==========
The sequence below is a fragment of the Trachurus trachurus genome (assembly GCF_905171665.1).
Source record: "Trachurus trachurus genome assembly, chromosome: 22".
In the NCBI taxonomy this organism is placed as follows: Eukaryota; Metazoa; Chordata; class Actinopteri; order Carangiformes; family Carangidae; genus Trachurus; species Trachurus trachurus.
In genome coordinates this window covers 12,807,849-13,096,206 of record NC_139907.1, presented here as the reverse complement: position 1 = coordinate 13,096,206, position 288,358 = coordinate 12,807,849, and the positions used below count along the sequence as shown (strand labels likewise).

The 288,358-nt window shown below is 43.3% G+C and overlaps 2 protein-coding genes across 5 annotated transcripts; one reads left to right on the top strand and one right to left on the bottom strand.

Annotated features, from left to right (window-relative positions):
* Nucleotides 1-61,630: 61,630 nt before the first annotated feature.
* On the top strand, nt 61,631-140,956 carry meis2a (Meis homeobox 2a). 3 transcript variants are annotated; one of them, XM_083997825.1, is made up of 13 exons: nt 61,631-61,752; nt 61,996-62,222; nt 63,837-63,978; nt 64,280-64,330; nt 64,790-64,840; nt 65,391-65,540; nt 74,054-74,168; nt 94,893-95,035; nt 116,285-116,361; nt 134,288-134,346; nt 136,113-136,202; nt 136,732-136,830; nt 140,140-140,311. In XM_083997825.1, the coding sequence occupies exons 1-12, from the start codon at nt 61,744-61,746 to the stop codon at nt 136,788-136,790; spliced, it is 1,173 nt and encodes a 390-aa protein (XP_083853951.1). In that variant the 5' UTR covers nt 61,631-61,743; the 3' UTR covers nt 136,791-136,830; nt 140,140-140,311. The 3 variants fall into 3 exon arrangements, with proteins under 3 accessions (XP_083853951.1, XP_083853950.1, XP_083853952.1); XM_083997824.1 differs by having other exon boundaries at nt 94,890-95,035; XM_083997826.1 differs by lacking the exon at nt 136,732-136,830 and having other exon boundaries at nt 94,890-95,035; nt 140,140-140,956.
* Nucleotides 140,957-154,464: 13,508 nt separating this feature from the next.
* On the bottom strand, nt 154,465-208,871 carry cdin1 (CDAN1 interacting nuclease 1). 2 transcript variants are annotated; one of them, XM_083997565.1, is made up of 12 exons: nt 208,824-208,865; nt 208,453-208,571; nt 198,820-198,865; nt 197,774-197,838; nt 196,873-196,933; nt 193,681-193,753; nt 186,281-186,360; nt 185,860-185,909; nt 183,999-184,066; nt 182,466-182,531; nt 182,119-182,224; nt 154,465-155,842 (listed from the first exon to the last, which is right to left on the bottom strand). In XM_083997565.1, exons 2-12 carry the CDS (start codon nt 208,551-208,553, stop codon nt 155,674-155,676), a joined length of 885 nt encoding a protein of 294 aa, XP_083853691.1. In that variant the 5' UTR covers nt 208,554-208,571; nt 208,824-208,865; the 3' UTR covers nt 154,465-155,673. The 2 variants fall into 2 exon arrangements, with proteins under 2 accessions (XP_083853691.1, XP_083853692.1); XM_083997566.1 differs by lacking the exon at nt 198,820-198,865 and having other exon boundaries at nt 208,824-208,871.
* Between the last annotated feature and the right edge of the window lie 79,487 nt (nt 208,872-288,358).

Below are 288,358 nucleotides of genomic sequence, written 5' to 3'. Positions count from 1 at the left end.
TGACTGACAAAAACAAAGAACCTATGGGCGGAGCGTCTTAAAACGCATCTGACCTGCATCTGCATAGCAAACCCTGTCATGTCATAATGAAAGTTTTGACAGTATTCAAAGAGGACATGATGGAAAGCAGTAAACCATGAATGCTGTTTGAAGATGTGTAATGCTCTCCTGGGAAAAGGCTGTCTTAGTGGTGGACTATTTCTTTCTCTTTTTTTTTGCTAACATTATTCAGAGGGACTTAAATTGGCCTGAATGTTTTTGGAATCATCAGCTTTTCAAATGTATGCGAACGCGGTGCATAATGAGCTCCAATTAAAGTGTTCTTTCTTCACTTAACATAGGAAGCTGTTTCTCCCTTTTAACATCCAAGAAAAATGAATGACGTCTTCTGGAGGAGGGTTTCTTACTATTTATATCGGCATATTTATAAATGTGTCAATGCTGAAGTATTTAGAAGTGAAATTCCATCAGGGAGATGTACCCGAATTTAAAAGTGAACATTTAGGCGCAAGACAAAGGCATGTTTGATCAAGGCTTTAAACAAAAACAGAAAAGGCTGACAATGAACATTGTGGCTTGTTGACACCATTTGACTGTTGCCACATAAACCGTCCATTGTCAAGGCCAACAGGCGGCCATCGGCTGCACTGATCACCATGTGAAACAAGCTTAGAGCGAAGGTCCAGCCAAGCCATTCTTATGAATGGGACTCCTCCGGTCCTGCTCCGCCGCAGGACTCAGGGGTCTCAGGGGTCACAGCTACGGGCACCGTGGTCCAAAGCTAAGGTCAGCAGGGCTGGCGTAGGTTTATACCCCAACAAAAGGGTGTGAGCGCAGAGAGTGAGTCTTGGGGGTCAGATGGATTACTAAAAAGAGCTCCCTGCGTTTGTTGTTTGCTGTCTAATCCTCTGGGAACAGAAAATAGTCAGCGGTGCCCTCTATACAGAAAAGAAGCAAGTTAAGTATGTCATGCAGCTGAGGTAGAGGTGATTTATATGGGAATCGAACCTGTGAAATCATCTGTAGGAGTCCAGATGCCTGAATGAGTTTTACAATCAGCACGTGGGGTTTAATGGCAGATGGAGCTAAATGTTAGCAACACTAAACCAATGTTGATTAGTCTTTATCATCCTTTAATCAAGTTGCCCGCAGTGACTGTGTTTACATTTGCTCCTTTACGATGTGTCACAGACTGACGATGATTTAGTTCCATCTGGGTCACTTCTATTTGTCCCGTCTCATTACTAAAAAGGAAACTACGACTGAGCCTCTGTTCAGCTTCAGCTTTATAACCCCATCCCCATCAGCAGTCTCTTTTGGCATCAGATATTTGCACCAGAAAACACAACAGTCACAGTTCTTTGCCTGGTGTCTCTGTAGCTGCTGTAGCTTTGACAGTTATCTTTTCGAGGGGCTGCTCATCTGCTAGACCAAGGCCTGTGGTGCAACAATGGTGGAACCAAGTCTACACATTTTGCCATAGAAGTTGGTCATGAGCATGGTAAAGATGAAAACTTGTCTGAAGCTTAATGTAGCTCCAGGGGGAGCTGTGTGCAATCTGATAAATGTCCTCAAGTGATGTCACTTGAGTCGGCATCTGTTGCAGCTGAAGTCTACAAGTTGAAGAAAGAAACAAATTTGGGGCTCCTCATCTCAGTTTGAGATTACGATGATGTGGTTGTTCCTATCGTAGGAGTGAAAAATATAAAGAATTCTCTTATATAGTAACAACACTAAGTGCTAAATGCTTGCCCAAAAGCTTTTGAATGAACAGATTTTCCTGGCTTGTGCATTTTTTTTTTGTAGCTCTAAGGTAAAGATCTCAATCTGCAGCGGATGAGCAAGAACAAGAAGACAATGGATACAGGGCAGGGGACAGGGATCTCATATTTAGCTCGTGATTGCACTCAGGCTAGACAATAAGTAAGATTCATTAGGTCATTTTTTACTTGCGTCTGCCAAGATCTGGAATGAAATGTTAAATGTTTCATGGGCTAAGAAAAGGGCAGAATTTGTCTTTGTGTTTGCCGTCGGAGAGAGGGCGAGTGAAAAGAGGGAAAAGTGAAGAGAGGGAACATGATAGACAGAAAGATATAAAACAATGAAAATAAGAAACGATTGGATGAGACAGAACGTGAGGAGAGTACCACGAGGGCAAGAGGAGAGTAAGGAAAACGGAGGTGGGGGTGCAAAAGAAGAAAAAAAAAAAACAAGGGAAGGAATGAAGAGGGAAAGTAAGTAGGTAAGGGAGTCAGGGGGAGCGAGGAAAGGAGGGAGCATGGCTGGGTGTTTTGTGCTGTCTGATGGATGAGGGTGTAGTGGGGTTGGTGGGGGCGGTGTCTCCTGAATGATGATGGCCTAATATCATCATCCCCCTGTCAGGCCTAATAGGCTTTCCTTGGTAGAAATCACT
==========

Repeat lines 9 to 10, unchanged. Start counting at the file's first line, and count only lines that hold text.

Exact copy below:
* Nucleotides 140,957-154,464: 13,508 nt separating this feature from the next.
* On the bottom strand, nt 154,465-208,871 carry cdin1 (CDAN1 interacting nuclease 1). 2 transcript variants are annotated; one of them, XM_083997565.1, is made up of 12 exons: nt 208,824-208,865; nt 208,453-208,571; nt 198,820-198,865; nt 197,774-197,838; nt 196,873-196,933; nt 193,681-193,753; nt 186,281-186,360; nt 185,860-185,909; nt 183,999-184,066; nt 182,466-182,531; nt 182,119-182,224; nt 154,465-155,842 (listed from the first exon to the last, which is right to left on the bottom strand). In XM_083997565.1, exons 2-12 carry the CDS (start codon nt 208,551-208,553, stop codon nt 155,674-155,676), a joined length of 885 nt encoding a protein of 294 aa, XP_083853691.1. In that variant the 5' UTR covers nt 208,554-208,571; nt 208,824-208,865; the 3' UTR covers nt 154,465-155,673. The 2 variants fall into 2 exon arrangements, with proteins under 2 accessions (XP_083853691.1, XP_083853692.1); XM_083997566.1 differs by lacking the exon at nt 198,820-198,865 and having other exon boundaries at nt 208,824-208,871.